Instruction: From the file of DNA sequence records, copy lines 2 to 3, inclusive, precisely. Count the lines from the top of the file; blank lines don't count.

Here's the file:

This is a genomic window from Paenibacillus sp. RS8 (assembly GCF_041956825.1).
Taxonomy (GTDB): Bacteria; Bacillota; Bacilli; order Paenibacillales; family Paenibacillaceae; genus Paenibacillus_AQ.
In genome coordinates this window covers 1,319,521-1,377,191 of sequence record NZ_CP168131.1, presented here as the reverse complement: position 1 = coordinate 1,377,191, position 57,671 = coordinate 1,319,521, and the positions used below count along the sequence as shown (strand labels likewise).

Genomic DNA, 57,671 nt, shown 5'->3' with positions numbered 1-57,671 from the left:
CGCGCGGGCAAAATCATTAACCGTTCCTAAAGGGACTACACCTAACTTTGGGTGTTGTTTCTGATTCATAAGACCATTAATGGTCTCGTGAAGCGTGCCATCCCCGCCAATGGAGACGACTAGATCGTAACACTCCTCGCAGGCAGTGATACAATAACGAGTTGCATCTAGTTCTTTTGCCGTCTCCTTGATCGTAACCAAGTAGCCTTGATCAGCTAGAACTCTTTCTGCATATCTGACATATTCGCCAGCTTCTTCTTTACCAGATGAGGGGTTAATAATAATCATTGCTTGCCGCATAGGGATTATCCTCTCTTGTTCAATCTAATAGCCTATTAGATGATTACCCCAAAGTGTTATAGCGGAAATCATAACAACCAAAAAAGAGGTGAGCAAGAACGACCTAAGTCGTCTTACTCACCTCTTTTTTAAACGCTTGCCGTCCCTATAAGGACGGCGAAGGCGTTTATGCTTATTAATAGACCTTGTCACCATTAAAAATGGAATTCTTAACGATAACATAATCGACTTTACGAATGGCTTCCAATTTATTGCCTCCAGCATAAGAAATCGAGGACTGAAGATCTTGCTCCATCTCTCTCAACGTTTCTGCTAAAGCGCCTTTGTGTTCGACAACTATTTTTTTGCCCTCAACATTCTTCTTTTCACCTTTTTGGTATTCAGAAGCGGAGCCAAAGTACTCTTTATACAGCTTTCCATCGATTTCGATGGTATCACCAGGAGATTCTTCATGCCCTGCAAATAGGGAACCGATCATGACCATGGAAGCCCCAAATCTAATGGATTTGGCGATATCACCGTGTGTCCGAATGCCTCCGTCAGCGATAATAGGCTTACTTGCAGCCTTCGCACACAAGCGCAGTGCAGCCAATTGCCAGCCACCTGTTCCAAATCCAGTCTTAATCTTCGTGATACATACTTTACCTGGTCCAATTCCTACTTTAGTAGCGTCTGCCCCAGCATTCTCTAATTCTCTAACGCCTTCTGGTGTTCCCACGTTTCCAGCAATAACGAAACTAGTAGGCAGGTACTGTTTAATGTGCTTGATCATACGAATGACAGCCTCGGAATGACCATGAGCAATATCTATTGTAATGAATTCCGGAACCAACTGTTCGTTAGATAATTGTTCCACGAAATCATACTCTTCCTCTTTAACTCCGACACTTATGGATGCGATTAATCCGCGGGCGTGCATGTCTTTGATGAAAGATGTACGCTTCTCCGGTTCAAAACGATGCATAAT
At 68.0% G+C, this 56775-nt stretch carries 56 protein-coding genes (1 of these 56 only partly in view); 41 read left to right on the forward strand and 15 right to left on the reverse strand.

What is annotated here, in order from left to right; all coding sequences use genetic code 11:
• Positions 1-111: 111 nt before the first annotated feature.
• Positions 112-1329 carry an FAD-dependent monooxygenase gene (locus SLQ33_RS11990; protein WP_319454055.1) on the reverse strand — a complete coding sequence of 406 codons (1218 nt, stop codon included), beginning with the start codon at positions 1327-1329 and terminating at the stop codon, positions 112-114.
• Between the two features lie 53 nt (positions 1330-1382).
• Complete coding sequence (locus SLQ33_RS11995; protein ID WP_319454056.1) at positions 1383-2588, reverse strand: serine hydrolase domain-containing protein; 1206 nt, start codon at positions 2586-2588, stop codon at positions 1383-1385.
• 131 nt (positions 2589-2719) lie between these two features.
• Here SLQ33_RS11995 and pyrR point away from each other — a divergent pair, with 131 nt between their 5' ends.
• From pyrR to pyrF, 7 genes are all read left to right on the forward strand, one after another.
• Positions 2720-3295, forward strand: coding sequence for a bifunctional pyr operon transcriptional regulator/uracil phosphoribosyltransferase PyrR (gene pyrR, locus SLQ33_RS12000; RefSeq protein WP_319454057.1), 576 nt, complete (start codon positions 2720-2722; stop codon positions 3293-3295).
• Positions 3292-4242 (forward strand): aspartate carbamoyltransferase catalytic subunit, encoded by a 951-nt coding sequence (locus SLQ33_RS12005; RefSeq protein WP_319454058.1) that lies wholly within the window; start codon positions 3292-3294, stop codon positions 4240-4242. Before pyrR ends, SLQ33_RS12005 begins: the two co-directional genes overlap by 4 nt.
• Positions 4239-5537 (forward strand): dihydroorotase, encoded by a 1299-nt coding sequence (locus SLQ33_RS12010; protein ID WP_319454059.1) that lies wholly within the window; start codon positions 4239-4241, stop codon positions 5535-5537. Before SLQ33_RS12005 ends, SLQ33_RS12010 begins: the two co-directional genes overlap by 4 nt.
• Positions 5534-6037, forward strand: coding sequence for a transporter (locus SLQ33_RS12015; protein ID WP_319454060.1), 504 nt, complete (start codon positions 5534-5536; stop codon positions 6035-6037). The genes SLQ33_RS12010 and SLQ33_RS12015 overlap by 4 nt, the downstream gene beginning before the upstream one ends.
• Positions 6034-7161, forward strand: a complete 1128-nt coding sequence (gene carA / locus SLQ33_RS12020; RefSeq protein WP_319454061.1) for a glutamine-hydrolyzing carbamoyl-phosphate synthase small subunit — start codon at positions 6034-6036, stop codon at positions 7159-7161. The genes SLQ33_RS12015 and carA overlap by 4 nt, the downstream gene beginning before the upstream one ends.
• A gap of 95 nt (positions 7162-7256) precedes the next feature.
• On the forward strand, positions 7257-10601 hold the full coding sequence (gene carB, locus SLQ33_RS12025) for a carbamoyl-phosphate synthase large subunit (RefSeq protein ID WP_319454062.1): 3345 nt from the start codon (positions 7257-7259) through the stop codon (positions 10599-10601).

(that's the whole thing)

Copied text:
Taxonomy (GTDB): Bacteria; Bacillota; Bacilli; order Paenibacillales; family Paenibacillaceae; genus Paenibacillus_AQ.
In genome coordinates this window covers 1,319,521-1,377,191 of sequence record NZ_CP168131.1, presented here as the reverse complement: position 1 = coordinate 1,377,191, position 57,671 = coordinate 1,319,521, and the positions used below count along the sequence as shown (strand labels likewise).